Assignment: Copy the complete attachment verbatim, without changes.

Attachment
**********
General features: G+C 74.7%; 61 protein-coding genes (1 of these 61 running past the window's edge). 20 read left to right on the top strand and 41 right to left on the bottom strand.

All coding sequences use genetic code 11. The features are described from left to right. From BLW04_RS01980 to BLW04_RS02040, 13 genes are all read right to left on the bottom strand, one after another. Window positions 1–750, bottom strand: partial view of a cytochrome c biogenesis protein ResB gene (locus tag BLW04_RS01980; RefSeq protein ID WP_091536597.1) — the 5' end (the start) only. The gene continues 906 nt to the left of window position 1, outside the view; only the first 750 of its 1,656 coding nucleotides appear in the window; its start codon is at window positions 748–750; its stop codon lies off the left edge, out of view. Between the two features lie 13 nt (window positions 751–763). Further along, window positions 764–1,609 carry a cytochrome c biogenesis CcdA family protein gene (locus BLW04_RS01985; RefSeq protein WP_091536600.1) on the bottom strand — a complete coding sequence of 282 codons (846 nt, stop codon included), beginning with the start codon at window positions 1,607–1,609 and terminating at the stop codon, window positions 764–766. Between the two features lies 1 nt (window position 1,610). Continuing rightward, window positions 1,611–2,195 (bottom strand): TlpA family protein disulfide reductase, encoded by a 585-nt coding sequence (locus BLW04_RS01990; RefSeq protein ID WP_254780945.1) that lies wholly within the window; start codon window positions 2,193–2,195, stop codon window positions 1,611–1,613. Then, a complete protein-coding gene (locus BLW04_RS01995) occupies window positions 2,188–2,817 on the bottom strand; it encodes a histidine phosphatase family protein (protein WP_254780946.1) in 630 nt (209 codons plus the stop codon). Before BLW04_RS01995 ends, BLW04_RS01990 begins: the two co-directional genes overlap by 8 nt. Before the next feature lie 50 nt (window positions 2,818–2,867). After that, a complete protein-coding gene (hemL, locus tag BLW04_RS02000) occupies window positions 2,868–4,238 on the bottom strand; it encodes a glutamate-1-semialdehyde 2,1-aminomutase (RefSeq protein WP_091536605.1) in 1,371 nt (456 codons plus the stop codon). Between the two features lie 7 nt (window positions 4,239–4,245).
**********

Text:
General features: G+C 74.7%; 61 protein-coding genes (1 of these 61 running past the window's edge). 20 read left to right on the top strand and 41 right to left on the bottom strand.

All coding sequences use genetic code 11. The features are described from left to right. From BLW04_RS01980 to BLW04_RS02040, 13 genes are all read right to left on the bottom strand, one after another. Window positions 1–750, bottom strand: partial view of a cytochrome c biogenesis protein ResB gene (locus tag BLW04_RS01980; RefSeq protein ID WP_091536597.1) — the 5' end (the start) only. The gene continues 906 nt to the left of window position 1, outside the view; only the first 750 of its 1,656 coding nucleotides appear in the window; its start codon is at window positions 748–750; its stop codon lies off the left edge, out of view. Between the two features lie 13 nt (window positions 751–763). Further along, window positions 764–1,609 carry a cytochrome c biogenesis CcdA family protein gene (locus BLW04_RS01985; RefSeq protein WP_091536600.1) on the bottom strand — a complete coding sequence of 282 codons (846 nt, stop codon included), beginning with the start codon at window positions 1,607–1,609 and terminating at the stop codon, window positions 764–766. Between the two features lies 1 nt (window position 1,610). Continuing rightward, window positions 1,611–2,195 (bottom strand): TlpA family protein disulfide reductase, encoded by a 585-nt coding sequence (locus BLW04_RS01990; RefSeq protein ID WP_254780945.1) that lies wholly within the window; start codon window positions 2,193–2,195, stop codon window positions 1,611–1,613. Then, a complete protein-coding gene (locus BLW04_RS01995) occupies window positions 2,188–2,817 on the bottom strand; it encodes a histidine phosphatase family protein (protein WP_254780946.1) in 630 nt (209 codons plus the stop codon). Before BLW04_RS01995 ends, BLW04_RS01990 begins: the two co-directional genes overlap by 8 nt. Before the next feature lie 50 nt (window positions 2,818–2,867). After that, a complete protein-coding gene (hemL, locus tag BLW04_RS02000) occupies window positions 2,868–4,238 on the bottom strand; it encodes a glutamate-1-semialdehyde 2,1-aminomutase (RefSeq protein WP_091536605.1) in 1,371 nt (456 codons plus the stop codon). Between the two features lie 7 nt (window positions 4,239–4,245).